Fighting plague on the page – and what’s different about this disease
What’s different about this infectious disease from a literary perspective is that it hits us at a time when Western society, Europe in particular, is heavily secularized. Shakespeare’s contemporaries had a range of differing supernatural explanations for the epidemics that hit Europe between 1347-1660 and – crucially why some fit and healthy people survived while others didn’t.
Astrology was one potential explanation. A 1575 bestseller called “Volumen Paramirum,” by the alchemist Paracelsus, asserted that the stars were one of five key elements which determined a man’s health. The idea became essential to early modern medicine and in Shakespeare’s own Sonnet 14, he compares himself to plague-predicting astrologers:
Not from the stars do I my judgement pluck:
and yet me thinks I have astronomy,
But not to tell of good or evil luck,
Of plagues, of dearths, or season’s quality.
Even at this point in history, it didn’t escape notice that people could pick up the plague by contact with another, and some medical writers had theories of infectious contagion that don’t look far wrong by today’s standards. (It is an almost universal feature of plague literature that writers are struck by how a city’s crowds, once a place of political excitement and liberating anonymity, become sites of extreme danger, banned and shunned.) Followers of the physician Galen wrote about “miasma” and “corrupt air” which supposedly spread droplets of plague, not unlike the aerosols that we are now told spread Covid-19.
But almost everyone accepted that God’s disfavor had a role to play, whether it was a society or an individual that had offended. The root of the word “plague” is normally glossed as plaga, meaning “blows” or “shots”; in the foundational work of Western literature, “The Iliad,” the Greek archer god Apollo rains down a plague on the Greek army in the form of his infectious arrows. European Christendom was equally willing to blame epidemics on the blows of their own wrathful God.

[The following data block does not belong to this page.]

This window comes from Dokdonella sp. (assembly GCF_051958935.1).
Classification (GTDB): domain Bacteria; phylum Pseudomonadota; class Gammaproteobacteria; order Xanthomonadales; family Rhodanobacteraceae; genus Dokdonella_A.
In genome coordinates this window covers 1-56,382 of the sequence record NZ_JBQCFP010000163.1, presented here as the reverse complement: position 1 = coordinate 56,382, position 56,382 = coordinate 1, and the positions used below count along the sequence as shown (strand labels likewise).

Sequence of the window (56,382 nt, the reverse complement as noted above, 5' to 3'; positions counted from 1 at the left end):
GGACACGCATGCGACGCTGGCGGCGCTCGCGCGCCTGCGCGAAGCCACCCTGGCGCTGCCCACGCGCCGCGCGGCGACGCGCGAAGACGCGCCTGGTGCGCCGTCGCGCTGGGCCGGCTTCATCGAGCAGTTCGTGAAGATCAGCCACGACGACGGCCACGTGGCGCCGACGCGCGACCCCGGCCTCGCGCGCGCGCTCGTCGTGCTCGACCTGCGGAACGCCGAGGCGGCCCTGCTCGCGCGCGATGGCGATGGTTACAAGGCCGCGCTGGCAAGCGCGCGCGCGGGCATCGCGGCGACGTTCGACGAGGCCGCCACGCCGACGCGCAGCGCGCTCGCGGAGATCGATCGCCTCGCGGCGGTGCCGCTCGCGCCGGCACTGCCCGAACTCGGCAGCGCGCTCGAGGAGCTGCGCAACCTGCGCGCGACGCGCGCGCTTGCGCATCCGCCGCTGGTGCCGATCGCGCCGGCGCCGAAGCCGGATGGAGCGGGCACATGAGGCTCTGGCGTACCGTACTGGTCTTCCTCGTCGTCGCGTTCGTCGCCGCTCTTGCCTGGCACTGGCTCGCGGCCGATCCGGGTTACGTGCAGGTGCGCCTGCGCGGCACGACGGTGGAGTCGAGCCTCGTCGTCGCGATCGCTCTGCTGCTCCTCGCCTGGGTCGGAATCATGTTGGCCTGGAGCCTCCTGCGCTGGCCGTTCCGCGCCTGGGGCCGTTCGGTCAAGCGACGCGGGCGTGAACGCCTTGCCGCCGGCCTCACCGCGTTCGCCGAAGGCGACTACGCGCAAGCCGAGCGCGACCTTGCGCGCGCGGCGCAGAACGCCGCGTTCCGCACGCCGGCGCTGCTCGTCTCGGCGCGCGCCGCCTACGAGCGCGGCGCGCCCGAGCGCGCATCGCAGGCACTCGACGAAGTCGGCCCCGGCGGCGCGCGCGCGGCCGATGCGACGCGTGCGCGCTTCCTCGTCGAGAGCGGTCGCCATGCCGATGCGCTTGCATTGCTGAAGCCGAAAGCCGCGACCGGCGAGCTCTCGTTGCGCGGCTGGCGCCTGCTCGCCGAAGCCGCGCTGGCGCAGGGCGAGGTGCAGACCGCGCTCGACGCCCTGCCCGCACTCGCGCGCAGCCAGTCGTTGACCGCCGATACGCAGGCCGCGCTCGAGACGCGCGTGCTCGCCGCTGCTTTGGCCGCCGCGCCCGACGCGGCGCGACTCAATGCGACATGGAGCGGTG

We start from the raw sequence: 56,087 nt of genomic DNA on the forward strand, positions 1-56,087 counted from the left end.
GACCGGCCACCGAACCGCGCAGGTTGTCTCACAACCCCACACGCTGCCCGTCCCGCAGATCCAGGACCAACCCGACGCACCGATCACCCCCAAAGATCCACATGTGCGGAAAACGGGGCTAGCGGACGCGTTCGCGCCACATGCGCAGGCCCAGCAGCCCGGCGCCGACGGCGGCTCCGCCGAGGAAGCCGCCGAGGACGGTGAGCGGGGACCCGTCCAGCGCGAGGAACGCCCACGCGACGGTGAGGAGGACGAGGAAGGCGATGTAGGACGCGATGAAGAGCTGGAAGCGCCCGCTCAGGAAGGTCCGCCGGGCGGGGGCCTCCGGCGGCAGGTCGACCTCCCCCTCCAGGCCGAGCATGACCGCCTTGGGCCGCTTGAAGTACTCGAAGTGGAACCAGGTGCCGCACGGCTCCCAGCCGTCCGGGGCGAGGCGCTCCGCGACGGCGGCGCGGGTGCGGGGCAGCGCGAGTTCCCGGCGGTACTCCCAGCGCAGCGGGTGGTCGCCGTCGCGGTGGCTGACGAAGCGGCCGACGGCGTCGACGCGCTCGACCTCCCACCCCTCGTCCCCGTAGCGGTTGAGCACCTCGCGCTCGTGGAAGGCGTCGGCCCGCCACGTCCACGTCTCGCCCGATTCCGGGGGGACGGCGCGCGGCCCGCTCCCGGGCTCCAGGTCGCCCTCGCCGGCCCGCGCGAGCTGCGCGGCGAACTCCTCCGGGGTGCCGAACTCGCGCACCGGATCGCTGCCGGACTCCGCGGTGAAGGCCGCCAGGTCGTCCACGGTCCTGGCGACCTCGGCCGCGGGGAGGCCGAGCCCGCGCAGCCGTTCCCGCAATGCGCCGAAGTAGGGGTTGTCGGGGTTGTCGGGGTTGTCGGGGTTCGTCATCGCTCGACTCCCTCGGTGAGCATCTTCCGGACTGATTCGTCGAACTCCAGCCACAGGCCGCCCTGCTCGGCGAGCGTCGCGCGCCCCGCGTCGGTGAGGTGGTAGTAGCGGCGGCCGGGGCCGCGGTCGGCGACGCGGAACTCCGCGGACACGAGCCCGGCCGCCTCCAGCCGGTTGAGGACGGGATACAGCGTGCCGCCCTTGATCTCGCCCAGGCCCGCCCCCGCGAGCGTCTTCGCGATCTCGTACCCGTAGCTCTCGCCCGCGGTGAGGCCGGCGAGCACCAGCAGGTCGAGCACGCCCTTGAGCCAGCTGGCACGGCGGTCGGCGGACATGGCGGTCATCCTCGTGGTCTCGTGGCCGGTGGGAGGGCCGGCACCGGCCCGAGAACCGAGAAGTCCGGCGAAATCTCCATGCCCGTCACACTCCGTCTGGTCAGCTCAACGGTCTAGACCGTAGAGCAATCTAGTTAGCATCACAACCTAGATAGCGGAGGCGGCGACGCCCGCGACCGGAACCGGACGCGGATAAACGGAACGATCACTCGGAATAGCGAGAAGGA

Not everyone living through Covid-19 will think spiritually about a viral pandemic as the believers of Shakespeare’s era did. In some ways, that makes it harder for our societies to impose a rationale on the extreme unpredictability with which Covid-19 affects people. When it comes to victims of Covid-19 who are young and healthy, some barely experience any symptoms; others have been left fighting for life.
Another difference between Covid-19 and European plagues is it doesn’t seem to leave marks on the body. Bubonic plague is famous for the ‘buboes’, dark red marks a bit like bruises, which mark the bodies of its victims. Throughout his early works, Shakespeare plays with the image of white and dark red patterns on a human body: in “Venus and Adonis,” the two lovers infect each other with the breath of love until their faces become red and white and Adonis dies – albeit in a hunting accident – leaving behind a purple and white flower.
What Shakespeare can – and can’t – teach us about Covid-19
Much traditional plague literature plays off the way these markings on the body become a form of medical language, speaking the bodies experience even when the victim’s tongue has been silenced by death. (A text which can also ‘communicate’ the disease by contagion.) As Ernest B. Gilman, one of the leading writers on early modern plague in literature, tells us: “if we seek a ‘plague discourse,’ we will find it… fundamentally in the belief in Reformation culture that plague is itself a form of (divine) utterance, and a form of writing that inscribes itself in the natural world, in the body politic, and in the ‘tokens; to be read on the bodies of the afflicted.” Coronavirus does not write this form of text across the pages of our bodies.